Governor Cuomo is hoping to push New York towards 50% renewable energy by 2030, according to CleanTechnica. With the imminent closing of two nuclear power plants in the NY, common sense would dictate that the state will look to fill the gap by increasing its clean energy production.

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According to recent statements by Rhone Resch, president and chief executive officer of the Solar Energy Industries Association (SEIA), it’s quite possible that Governor Cuomo may push for a 50% renewable energy mandate in the state soon. “Governor Cuomo’s plan to implement a 50 percent renewable portfolio standard (RPS) represents a strong endorsement for solar power as part of a responsible approach to a clean energy future. Solar is a job-creating American economic engine that will bring affordable and clean electricity to the Empire State for many decades to come.”

Related: De Blasio takes major step toward powering NYC with 100% renewable energy

“A 50 percent RPS is a significant milestone toward addressing New York’s climate goals, and reaffirms the state as a leader in seizing the economic advantages of clean energy,” said Resch. “We applaud Governor Cuomo for this ambitious and vital policy measure and look forward to working with him and with all New Yorkers as they make this imminently achievable move to bring what is now a widely available and cost-effective power source to all corners of the state.”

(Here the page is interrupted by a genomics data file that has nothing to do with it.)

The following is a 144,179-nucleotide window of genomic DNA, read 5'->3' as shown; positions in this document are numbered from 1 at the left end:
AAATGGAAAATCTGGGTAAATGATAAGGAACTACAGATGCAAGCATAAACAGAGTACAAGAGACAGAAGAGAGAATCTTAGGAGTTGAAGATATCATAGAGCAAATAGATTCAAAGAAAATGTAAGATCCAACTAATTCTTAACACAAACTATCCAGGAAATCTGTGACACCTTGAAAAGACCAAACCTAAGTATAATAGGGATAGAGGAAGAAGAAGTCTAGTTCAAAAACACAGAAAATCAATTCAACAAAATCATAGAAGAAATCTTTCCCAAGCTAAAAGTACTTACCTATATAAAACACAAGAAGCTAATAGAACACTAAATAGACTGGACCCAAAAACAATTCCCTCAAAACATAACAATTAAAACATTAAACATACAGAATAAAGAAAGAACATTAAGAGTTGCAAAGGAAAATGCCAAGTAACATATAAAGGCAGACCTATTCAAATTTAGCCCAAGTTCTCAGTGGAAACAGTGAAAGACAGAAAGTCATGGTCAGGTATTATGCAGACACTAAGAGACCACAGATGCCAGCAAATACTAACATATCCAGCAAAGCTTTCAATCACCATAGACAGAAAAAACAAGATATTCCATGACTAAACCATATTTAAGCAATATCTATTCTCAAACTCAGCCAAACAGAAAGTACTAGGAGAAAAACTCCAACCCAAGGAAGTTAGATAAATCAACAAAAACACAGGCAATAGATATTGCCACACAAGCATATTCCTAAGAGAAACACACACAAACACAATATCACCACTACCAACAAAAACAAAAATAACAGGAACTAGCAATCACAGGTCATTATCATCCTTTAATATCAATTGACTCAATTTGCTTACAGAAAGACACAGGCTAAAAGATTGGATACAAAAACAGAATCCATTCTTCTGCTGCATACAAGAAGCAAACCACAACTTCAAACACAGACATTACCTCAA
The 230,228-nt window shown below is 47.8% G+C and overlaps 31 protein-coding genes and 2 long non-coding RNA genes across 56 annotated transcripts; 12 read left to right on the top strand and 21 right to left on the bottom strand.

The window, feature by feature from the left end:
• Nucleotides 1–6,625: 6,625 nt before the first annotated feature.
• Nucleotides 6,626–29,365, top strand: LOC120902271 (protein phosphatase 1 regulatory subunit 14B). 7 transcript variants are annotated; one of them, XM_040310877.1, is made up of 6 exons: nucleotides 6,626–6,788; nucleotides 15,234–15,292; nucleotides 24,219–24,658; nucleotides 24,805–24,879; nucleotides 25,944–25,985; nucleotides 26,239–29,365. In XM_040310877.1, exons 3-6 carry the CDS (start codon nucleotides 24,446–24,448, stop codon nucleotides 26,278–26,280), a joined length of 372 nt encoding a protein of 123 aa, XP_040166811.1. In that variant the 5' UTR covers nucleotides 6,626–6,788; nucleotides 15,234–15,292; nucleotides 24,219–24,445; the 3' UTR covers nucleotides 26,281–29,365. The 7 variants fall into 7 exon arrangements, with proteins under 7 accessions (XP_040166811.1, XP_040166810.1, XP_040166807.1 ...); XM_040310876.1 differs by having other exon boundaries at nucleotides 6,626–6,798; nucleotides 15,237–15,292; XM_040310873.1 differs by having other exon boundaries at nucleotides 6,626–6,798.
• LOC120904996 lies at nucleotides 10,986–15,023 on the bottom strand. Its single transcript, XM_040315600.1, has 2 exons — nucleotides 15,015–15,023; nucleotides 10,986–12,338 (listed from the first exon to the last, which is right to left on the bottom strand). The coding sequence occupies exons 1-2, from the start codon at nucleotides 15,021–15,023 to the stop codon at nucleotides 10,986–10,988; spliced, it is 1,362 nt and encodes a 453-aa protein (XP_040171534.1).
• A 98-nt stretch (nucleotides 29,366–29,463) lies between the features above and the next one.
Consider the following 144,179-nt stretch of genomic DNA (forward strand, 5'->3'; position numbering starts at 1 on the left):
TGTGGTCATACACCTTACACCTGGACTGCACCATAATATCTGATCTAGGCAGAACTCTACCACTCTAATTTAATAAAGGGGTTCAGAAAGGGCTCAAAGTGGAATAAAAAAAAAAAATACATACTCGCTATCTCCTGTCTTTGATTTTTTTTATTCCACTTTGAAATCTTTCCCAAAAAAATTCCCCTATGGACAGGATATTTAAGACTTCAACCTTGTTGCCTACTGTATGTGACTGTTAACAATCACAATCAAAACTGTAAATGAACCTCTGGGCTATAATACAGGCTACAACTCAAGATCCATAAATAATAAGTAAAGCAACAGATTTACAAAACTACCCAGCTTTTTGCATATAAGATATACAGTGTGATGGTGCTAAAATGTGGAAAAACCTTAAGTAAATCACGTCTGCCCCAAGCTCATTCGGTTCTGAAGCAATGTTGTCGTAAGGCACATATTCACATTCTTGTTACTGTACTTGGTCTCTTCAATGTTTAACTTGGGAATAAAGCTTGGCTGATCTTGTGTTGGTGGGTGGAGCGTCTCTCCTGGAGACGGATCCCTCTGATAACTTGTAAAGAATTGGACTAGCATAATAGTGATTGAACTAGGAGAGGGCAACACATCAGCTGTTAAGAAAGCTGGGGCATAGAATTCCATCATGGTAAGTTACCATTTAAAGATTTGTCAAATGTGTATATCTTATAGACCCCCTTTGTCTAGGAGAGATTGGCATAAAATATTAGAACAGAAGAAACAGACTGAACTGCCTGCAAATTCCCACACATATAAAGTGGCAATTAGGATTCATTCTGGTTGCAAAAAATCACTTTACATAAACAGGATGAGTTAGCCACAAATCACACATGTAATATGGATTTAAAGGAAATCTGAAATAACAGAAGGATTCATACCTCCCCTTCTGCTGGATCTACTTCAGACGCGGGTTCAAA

Solar power generation in New York has been on the increase for years and if Cuomo mandates state regulators to generate energy from more renewable energy sources, generally speaking, the infrastructure is already there. The NY-SUN initiative is a billion dollar commitment that already supports New York solar power generation. By making an even stronger commitment to renewable energy production, an estimated 3,000 MW of PV solar could be installed in the state over the next seven years. Solar energy rebates and tax credits would also be integral to support the production increase in both residential and commercial PV solar across the state.

Via CleanTechnica